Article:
Despite a relatively short period of existence (and one that was majorly disrupted due to global events) Occult Hand Order, the three-piece Lyon-based French mystical rockers have busied themselves since their inception. The first of two well-received EPs, the 2019 Self-Titled debut was four tracks of doom-flavoured stoner rock which was followed up by the almost album-length The Chain That Burned The Wounded a year later.
Such endeavours saw them get selected for a slot on Weedian’s Trip to France (2021) and Doomed & Stoned’s …in France Vol II (2023) which has led to a degree of critical acclaim and the opportunities to grace European stages in pursuit of taking their heady blend of psychedelic, heavy cosmically inspired riffage to the masses.
Finally making their long-playing debut with the independently released Silence By The Raging Sea, the Gallic trio look to solidify their identity with six tracks, the majority of which stretch the run time and showcase their ability to create crushing, yet beautiful sounds in an exhilarating soundscape that looks to firmly establish them as contenders in the packed European stoner scene.
Drawing on influences which tick the boxes of traditional bands such as Black Sabbath and Electric Wizard, they attempt to harness this potential with the more contemporary flavourings of acts like fellow Frenchmen Mars Red Sky and Göteborg’s Monolord.
Sink begins the album with crisp drumming courtesy of Tony Duvillard before the lush tones of Nico Fabre (guitar) and Hugo Zepah (bass and vocals) join to swell the sound into one of heavy cosmic psych. This dreamy, echoey sound evolves into a thick heavy fuzz, not unlike the spacey tones of Sergeant Thunderhoof, as they look to combine a layer of drone that balances the mellow tones with a harder edge to the deceptively chunky riffs.
When Zepah’s vocals join the fray, they do so in a dreamy, drifting reverb that slowly starts shifting up a gear and morphing as the music tightens in a muscular crunch into harder territory. Just as it reaches its peak, they relax back into that ethereal tranquillity teasing the listener.
As with several bands of note lately, the vocals tend to sit back in the mix and become part of the instrumentalisation which is great for the overall sound of the album, but less helpful for fans of lyrical craft as initially trying to pick out the words of this seeming nautical themed album distracts from the focus of the whole piece. A small matter though as the band works through the phases that envelope you in a thick soup of noise.
Sailors tentative opener pulses with the plodding contrast of the bass against the high notes before erupting into the darker side of the band as the deliberately murky sound makes the proceedings deceptively heavy and moody which sets up the way-washed solos and instrumental breaks that refuse to settle into a singular groove. Instead, they circle and shift in a sound that oscillates between clean, almost classical and pulverising doom complete with tortured screams.
ability to create crushing, yet beautiful sounds in an exhilarating soundscape…
This drone-heavy fuzz continues on Pyre, one of two mammoth-length tracks that top the ten-minute mark. Opening with suitably muted atmospheric notes, Occult Hand Order waste little time ringing in the towering riffs that stomp and plod, the open chords delaying the moment before the pummelling. Once again contrasting this slow ferocity with the galactic leanings of the band’s more psychedelic side, the extended run time gives the trio the chance to flex and indulge their more progressive instincts.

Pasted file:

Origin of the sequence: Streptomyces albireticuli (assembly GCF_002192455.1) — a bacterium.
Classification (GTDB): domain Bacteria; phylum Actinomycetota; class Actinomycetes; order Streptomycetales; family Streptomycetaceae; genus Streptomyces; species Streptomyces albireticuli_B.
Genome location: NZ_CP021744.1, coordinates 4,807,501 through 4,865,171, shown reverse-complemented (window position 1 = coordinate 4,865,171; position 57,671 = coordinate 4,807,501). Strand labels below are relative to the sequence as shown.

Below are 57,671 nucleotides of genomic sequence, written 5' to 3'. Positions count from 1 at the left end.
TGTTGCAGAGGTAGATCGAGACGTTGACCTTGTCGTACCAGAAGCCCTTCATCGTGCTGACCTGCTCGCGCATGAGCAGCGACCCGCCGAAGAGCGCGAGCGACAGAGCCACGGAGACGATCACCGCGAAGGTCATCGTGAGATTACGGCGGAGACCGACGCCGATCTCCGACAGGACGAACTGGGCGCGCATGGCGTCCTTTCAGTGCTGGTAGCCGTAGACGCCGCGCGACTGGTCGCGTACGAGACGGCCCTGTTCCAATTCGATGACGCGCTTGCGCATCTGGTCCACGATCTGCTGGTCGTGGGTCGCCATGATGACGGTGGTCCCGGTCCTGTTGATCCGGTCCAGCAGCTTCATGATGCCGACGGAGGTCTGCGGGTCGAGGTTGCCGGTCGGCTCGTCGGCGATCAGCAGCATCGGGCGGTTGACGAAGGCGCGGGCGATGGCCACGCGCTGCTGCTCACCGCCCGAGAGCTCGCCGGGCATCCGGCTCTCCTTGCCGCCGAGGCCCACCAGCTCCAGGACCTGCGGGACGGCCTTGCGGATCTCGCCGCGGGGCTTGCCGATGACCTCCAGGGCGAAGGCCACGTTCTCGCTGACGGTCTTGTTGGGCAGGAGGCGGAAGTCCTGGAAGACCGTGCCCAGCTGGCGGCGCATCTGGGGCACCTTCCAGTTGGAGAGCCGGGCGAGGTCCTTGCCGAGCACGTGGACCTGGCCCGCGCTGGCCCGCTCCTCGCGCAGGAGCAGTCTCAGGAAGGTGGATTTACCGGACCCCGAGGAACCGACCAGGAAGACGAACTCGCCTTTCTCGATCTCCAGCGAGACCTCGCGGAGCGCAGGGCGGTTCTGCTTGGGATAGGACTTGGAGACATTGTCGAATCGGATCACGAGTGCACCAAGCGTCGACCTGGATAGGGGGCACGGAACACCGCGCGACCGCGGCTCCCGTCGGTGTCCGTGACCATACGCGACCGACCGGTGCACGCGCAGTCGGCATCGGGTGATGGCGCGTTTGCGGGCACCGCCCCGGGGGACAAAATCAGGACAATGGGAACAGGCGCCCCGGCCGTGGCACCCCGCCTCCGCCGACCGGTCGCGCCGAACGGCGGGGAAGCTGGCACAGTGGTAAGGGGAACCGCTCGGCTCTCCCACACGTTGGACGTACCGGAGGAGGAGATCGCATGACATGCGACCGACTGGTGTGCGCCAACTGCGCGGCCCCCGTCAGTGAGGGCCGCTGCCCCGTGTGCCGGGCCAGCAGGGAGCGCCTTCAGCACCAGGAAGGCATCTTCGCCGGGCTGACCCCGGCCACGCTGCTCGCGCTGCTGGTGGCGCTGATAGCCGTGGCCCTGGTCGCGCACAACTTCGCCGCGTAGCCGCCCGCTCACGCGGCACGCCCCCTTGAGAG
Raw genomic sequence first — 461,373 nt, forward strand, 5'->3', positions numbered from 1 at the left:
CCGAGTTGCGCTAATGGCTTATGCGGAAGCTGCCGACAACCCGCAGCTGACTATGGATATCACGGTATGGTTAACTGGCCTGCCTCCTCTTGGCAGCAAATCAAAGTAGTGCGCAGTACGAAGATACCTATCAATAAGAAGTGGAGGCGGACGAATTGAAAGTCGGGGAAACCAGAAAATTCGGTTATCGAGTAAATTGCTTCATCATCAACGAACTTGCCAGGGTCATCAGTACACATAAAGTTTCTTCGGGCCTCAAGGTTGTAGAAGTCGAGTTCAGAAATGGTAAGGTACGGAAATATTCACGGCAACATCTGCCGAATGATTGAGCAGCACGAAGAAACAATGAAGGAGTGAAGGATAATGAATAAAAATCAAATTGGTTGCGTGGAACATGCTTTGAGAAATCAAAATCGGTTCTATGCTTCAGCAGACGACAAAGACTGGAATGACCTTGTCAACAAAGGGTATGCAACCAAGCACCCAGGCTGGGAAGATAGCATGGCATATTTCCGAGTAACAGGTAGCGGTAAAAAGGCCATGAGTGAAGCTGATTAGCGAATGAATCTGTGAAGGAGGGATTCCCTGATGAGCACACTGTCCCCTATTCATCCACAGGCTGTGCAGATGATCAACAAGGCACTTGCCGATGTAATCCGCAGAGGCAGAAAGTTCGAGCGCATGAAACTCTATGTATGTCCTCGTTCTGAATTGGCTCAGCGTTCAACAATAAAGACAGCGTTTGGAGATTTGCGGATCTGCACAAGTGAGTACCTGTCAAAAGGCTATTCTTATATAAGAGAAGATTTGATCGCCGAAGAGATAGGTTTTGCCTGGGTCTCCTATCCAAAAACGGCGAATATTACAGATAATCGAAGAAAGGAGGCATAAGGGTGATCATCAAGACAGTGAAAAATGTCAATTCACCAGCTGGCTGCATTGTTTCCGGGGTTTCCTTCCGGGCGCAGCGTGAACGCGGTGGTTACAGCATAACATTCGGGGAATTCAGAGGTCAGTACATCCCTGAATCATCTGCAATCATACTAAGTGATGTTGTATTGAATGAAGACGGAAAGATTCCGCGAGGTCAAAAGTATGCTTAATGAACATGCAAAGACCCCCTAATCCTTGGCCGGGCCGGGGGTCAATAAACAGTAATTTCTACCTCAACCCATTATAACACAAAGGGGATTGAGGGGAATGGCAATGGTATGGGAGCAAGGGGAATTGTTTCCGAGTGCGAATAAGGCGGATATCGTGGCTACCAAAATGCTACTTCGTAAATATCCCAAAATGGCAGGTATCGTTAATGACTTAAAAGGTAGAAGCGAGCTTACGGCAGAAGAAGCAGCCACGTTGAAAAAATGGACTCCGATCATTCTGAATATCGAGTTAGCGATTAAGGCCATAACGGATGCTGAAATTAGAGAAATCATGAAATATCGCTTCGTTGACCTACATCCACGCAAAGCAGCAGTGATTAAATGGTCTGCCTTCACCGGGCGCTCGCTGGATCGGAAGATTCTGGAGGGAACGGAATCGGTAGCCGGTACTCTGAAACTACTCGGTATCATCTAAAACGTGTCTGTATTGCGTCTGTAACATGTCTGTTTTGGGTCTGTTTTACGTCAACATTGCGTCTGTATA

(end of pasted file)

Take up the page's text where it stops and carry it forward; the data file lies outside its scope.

A chanting, choral opening cannot deflect from the heavy-as-hell undertones of Fever as the drums pound and smash with force and the continual, nagging feedback links the hypnotic mellow passages to the moments when the band let fly with full force. The flow ebbs in and out, seemingly like they are caught in a collective delirium that the otherworldly, just-out-of-reach, vocals reflect and as you almost grasp a tangible moment, it feels like you are dragged under by the weight of the suffocating low end.
Tidal Wave features additional sounds like the lapping ocean and whale calls as the clean singing and light guitar flourishes paint a dainty picture that offers respite from the oppressive atmosphere of the previous track. Even when the building dynamics swell, it is still comparatively restrained, giving off an emotional feel enhanced by a poignant spoken word passage that is ambiguous in its direction or intention.
Concluding with the heartfelt Golden Bones the band rounds off Silence By The Raging Sea in haunting fashion continuing the introspective feel of the proceeding number with the second epic-length track. Downbeat, but tender and beautiful, every member has their moment to shine as they shift through airy passages to a more powerful emphasis on the message that builds towards a high dramatic climax. It’s easily the most stirring number on the album and holds your focus until the tender lament which sees Zepah alone, crooning unaccompanied in a heartfelt sigh.
With this latest album, Occult Hand Order have made bold strides from their debut that they should rightly be proud of. In comparison, Silence By The Raging Sea is a far more mature offering that should see fans of heavy psych music, stoner, prog, and doom sit up and pay interest.
It is probably not going to trouble my end of year best of list as there are a couple of things holding it back, such as the muted vocals that I feel should probably shine more and a slight reliance on the loud-to-spacey formula that lends the album a certain predictability that may provide comfort to others. That said, when the band connects and fully commits, they show themselves as talented and worth listening to. If they keep on this trajectory, then they are definitely ones to watch for.
Scribed by: Mark Hunt-Bryden